Changeset 3351


Ignore:
Timestamp:
Jun 14, 2013, 11:54:19 AM (4 years ago)
Author:
sacerdot
Message:

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1 edited

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  • Papers/itp-2013/ccexec2.tex

    r3350 r3351  
    879879
    880880Another reason why the standard argument breaks is due to the requirement that
    881 function calls should yield back control after the calling point. This must be
    882 enforced just after
    883 
    884 \textbf{XXXXXXXXXXXXXXXXXX}
    885 
    886 A compiler preserves the program semantics by suppressing or introducing
    887 $\tau$ actions.
    888 
    889 Intuitively, it is because
    890 
    891 To understand why, consider the case of a function call
    892 and the pass that fixes the parameter passing conventions. A function
    893 call in the source code takes in input an arbitrary number of pseudo-registers (the actual parameters to pass) and returns an arbitrary number of pseudo-registers (where the result is stored). A function call in the target language has no
    894 input nor output parameters. The pass must add explicit code before and after
    895 the function call to move the pseudo-registers content from/to the hardware
    896 registers or the stack in order to implement the parameter passing strategy.
    897 Similarly, each function body must be augmented with a preamble and a postamble
    898 to complete/initiate the parameter passing strategy for the call/return phase.
    899 Therefore what used to be a call followed by the next instruction to execute
    900 after the function return, now becomes a sequence of instructions, followed by
    901 a call, followed by another sequence. The two states at the beginning of the
    902 first sequence and at the end of the second sequence are in relation with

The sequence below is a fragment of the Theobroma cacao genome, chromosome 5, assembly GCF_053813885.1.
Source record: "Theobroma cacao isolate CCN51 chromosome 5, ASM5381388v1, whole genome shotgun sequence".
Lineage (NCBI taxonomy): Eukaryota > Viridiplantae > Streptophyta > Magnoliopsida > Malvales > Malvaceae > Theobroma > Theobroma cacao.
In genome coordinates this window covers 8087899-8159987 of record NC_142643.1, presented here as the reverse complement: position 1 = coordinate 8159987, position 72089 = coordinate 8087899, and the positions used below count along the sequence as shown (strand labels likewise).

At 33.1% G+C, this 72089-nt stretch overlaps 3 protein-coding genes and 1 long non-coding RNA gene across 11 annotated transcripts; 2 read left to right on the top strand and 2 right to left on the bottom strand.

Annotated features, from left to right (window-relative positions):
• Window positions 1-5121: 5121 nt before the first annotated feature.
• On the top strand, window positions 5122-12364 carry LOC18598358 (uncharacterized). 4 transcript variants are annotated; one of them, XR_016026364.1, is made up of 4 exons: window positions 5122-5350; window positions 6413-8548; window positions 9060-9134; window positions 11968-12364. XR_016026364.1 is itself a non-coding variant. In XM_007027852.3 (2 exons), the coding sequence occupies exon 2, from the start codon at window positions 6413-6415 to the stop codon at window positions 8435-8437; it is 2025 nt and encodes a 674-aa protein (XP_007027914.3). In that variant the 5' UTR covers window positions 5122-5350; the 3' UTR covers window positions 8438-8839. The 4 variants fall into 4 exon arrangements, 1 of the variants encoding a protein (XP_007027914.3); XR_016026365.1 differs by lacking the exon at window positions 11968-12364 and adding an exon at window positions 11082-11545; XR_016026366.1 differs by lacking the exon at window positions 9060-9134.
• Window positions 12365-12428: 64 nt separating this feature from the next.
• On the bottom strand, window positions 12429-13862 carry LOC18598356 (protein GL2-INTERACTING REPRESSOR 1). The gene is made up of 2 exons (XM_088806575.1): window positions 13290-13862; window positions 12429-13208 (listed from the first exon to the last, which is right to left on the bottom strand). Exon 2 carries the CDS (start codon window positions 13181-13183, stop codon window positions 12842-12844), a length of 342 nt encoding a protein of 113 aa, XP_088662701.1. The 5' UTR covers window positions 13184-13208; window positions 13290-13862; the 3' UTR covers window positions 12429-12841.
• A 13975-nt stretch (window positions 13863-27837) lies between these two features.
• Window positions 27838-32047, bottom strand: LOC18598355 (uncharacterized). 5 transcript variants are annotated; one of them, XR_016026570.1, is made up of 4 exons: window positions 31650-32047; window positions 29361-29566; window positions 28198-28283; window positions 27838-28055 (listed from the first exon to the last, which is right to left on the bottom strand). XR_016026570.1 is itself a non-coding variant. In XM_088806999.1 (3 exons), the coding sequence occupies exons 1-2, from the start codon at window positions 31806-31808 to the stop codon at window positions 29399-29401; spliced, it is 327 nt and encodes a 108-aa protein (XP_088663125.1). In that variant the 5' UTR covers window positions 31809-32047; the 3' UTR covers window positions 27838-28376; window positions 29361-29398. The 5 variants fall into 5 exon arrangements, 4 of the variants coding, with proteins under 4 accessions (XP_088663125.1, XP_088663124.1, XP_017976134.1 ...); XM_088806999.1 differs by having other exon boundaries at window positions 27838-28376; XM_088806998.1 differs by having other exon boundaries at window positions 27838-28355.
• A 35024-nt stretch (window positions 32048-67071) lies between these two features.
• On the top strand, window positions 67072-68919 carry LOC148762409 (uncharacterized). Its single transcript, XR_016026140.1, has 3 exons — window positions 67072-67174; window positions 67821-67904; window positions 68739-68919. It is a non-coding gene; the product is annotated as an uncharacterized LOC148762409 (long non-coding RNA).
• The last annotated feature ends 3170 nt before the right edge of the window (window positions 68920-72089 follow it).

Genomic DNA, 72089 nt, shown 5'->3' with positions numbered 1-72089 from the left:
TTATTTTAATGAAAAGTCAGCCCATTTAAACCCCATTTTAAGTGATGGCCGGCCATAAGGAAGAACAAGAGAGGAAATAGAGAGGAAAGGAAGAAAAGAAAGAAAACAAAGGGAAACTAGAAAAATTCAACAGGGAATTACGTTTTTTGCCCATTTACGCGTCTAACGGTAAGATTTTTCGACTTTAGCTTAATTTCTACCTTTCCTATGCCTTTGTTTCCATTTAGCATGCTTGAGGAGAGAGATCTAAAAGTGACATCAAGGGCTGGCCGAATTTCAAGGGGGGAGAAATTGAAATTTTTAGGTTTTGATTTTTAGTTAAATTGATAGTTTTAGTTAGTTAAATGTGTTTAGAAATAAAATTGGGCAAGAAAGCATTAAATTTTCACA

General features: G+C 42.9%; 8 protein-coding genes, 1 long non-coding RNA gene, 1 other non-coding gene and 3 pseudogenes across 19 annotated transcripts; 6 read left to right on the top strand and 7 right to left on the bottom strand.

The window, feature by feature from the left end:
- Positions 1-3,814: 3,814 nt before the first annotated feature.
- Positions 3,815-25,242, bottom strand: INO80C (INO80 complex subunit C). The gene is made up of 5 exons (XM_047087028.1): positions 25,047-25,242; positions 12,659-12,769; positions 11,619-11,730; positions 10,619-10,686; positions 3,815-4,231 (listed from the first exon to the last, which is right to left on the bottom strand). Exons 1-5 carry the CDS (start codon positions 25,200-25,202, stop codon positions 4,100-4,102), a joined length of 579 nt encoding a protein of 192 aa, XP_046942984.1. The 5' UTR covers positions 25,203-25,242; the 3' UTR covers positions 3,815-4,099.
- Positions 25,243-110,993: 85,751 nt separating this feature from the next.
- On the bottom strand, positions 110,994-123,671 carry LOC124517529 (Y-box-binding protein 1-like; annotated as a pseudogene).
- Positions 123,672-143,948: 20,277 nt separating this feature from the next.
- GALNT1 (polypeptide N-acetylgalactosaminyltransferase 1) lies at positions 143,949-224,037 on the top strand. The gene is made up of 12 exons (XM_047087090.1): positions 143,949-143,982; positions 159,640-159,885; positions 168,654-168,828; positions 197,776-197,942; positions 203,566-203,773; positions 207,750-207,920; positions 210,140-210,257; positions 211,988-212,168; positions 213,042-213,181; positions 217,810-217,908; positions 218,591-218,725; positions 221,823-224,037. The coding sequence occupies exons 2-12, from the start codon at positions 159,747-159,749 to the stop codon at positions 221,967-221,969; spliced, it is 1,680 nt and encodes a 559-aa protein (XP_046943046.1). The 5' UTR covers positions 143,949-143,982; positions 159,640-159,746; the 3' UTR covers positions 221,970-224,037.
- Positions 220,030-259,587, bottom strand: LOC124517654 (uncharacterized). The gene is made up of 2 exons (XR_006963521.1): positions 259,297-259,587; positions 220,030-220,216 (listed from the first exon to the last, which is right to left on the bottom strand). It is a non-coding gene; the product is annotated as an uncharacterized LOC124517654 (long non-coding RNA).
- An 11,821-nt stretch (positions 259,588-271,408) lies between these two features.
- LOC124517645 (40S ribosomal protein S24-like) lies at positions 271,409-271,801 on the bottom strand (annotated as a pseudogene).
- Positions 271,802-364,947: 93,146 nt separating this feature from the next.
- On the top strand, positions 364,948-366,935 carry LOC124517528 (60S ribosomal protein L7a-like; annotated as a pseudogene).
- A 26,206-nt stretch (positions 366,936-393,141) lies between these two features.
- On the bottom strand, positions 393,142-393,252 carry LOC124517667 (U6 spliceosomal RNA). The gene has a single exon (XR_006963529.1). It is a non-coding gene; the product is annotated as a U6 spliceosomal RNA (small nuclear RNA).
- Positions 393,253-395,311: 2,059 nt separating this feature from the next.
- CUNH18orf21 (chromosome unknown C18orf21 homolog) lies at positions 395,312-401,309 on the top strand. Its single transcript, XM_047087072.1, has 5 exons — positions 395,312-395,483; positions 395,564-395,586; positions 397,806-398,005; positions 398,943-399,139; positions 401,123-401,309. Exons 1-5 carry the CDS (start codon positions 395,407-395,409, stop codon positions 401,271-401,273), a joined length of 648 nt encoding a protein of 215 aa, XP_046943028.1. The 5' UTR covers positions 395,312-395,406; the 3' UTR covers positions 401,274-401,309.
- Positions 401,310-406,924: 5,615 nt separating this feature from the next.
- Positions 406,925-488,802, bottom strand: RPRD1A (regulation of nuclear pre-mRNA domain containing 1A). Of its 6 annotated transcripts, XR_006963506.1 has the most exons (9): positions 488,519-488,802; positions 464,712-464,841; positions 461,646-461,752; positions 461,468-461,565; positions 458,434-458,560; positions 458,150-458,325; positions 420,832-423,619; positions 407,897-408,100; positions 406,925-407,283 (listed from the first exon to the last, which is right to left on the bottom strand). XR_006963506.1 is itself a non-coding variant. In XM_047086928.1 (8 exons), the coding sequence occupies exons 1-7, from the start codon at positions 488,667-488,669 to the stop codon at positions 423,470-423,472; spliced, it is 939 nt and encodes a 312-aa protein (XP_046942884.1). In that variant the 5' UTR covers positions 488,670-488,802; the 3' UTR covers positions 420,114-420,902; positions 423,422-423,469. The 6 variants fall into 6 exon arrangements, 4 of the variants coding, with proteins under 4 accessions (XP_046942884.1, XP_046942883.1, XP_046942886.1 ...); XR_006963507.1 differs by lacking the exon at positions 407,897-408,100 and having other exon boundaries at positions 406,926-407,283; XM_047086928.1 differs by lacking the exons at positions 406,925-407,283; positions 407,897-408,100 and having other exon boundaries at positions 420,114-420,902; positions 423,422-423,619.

903 the status before/after the call in the source code, like in an usual forward
    904 simulation. How can we prove however the additional condition for function calls
    905 that asks that when the function returns the instruction immediately after the
    906 function call is called? To grant this invariant, there must be another relation
    907 between the address of the function call in the source and in the target code.
    908 This additional relation is to be used in particular to relate the two stacks.
    909 
    910 
    911 
     881function calls should yield back control after the calling point. Some passes
     882need to translate a function call to a function call followed by some
     883instructions (for example to restore caller-saved registers in the pass that
     884sets the parameter convenction). In the forward simulation proof, these
     885instructions are taken care of when simulating the \texttt{RETURN} step:
     886the state just after the return in the source code is matched by the state $s_2$
     887after these steps in the object code. However, the aforementioned requirement
     888does not involve $s_2$, but the state reached after the return in the object
     889code, that preceeds $s_2$ in the execution fragment. Therefore the requirement
     890cannot be enforced with the standard forward simulation argument.
     891
     892In this section we present now a modified forward simulation argument that
     893can be used to prove at once that a compiler preserves the semantics of the
     894program, its weak traces and that the compiler propagates measurability.
    912895
    913896% @@@@@@@@@@@@@@@@@@@@@@@@@@@@@@@@@@@@@@@@@@@@@@@@@@@@@@@@
     
    13811364% an equivalence relation.
    13821365
     1366\textbf{----------------------------}
     1367
    13831368We summarise here the results of the previous sections. Each intermediate
    13841369unstructured language can be given a semantics based on structured traces,
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